The two-year advance on his retirement came to an end and a beginning when he discovered the scientific idea of chaos theory. Chaos theory changed Gregory’s life. It didn’t so much turn things around, as tie them all into one fantastic interlinked cable. Here was another great concept that few people had ever heard about, and Greg made it his mission to make chaos theory public. The implications of knowing that, throughout the Universe, things appear to be self-organizing along similar principles could not be confined to the corridors of academe.
A retail shop was called for, so in 1990 Greg opened Strange Attractions off the Portobello Rd, the only shop on the planet ever dedicated to chaos theory. Once again, there were plenty of leaflets, flyers, a few magazine articles and press releases to write, but most of Greg’s time was spent creating fractal designs to adorn the company’s products (from posters to T-shirts to in 2009.
With a market established for fractals and digital art, Gregory stopped self-publishing, in order to successfully license his work to others. Hundreds of thousands of imprints were produced and Greg was later informed that he had, albeit unwittingly, pried open the doors of the commercial art world to computer imagery.
Through the Science Photo Library, his fractal images were further reproduced by the millions in major magazines, books, newspapers and all manner of printed products. He was thrilled when one of his fractals was used for the cover of Fritjof Capra’s The Web of Life. It was good money-making fun, but this was not why he had opened Strange Attractions, and it became clear to Gregory that the important message of chaos theory would be better served with words. He now took on the more daunting task of writing his first book.
In 1998, after four years of writing and distilling, he was ready to publish Uncommon Sense - the State is Out of Date. Within it he explored the vitally important lessons that chaos theory has for how we govern our society, through allowing it to create its own order. Sold everywhere from raves and music festivals to ‘alternative’ shops, the book became an instant counter-culture success. A few years later Gregory decided to put the whole of Uncommon Sense online for free, along with a gallery of his fractal images and other published writing. His website www.chaos-works.com now receives over a million hits a year, and thousands of visitors have downloaded the full PDF file of Uncommon Sense.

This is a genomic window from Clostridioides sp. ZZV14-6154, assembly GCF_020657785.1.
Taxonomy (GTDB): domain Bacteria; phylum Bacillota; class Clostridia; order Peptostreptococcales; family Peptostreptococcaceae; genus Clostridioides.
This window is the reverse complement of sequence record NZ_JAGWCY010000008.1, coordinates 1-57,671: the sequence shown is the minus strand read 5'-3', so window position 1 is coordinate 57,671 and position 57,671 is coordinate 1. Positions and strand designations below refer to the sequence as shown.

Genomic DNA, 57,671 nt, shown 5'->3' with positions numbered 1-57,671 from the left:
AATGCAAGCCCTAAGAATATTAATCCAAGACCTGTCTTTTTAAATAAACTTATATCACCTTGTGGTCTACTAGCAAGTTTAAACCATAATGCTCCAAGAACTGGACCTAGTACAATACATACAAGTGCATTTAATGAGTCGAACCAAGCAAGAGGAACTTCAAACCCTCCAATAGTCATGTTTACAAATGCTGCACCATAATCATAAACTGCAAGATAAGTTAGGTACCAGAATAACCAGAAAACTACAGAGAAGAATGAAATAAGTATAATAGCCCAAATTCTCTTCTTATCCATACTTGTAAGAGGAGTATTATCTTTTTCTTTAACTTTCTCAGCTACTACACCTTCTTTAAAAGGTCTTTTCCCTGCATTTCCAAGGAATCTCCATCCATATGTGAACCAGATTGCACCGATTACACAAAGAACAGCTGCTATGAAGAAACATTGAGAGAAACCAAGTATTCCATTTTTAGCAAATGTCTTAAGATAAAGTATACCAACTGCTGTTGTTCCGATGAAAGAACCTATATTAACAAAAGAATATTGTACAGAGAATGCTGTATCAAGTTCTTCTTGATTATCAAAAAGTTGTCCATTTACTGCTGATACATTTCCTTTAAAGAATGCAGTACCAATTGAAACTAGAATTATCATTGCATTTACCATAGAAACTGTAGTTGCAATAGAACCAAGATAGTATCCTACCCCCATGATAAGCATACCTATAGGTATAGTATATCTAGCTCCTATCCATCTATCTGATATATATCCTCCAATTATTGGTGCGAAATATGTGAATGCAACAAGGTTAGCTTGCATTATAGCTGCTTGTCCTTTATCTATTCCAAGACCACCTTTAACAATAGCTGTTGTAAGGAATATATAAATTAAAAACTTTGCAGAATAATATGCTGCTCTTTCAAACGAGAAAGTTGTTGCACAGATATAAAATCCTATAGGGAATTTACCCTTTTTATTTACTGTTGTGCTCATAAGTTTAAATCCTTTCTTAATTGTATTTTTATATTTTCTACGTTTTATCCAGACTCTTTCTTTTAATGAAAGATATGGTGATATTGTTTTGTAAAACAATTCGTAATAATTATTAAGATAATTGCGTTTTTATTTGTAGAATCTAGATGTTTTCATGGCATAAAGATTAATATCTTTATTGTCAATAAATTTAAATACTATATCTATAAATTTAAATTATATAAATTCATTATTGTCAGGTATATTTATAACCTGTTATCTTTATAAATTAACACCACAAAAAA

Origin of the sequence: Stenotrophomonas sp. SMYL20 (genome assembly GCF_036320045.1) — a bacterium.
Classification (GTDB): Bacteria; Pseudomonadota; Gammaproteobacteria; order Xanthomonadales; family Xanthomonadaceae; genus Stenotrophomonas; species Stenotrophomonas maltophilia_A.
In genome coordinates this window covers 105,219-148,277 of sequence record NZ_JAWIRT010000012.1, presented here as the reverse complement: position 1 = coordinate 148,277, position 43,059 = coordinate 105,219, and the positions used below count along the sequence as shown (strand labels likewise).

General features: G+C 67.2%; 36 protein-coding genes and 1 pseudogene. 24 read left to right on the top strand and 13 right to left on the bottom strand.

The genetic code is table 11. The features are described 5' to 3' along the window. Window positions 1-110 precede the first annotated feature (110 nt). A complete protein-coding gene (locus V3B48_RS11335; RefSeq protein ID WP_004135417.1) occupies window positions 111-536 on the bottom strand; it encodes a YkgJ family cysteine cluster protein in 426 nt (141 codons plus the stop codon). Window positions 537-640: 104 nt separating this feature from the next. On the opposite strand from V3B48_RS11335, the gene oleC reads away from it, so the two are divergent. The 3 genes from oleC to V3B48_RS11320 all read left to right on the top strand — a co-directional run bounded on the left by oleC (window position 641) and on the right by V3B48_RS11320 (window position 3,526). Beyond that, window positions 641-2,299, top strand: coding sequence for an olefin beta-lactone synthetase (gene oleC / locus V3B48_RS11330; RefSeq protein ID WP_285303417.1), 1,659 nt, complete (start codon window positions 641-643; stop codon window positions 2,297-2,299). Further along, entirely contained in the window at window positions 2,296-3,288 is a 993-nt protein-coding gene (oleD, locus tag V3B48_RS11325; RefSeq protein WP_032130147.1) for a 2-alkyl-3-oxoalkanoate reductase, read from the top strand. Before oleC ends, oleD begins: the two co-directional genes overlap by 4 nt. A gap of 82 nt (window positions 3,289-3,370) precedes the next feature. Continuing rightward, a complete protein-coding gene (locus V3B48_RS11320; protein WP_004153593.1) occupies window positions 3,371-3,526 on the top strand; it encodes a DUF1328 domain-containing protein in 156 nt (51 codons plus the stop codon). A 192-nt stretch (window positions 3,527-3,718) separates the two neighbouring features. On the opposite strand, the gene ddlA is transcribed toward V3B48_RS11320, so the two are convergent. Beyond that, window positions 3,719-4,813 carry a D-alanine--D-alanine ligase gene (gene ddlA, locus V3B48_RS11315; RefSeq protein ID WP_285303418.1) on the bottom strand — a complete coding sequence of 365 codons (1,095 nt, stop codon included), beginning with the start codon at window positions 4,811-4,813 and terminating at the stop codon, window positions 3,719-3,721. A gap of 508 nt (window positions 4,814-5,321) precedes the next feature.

Gregory Sams’ new book, Sun of gOd, has been seven years in the making. Bringing together a lifetime of experience, he introduces us to the implications of a new, yet once innate, understanding; that of the Sun as a conscious celestial being.
Winner 8th grade Science Fair, with exhibit explaining the solar system
Top scholastic awards throughout grade and high school. National Merit Finalist, National Honour Society + +
Winner American Legion Essay competition 1965. Letter from President Johnson and reading at London Embassy.
Dropped out of University of California, Berkeley after 3 months – 1 Jan 1967.
1968 – 1981: Working with brother Craig, set out to change the diet of a nation. Opened and ran a string of seat-of-the-pants companies in catering, retailing, publishing about, manufacturing, importing, packing and distributing the UK’s first natural and organic foods. The idea caught on.
1982: Launched the world’s first challenge to the fast food industry with the all-natural VegeBurger – it took off and opened the market for vege-foods, adding the word vegeburger and the adjective “vege/veggie” to the language.
1991: Set out to introduce the general public to the social relevance of new science “chaos theory.” Opened world’s first shop ever dedicated to the new science selling all things related. Publishes and licenses hundreds of fractal designs over millions of impressions worldwide – posters, cards, clothes, ceramics, knitwear, flyers, and in magazines, newspapers, book covers, etc.
1998: Self-published Uncommon Sense – the State is Out of Date. Sold 3500 well shared copies but never went beyond cult status. Put it online a few years later. It changed a lot of lives and still does so today.
2009: Sun of gOd, published by Red Wheel/Weiser Press in English speaking world.
A few recent Press & Radio shows: http://www.avantoure.com/latestissue.html---http://www.coasttocoastam.com/guest/sams-gregory---http://www.stevenobel-interviews.com/DownloadMP3Squeeze.aspx?ID=92
Sun of gOd website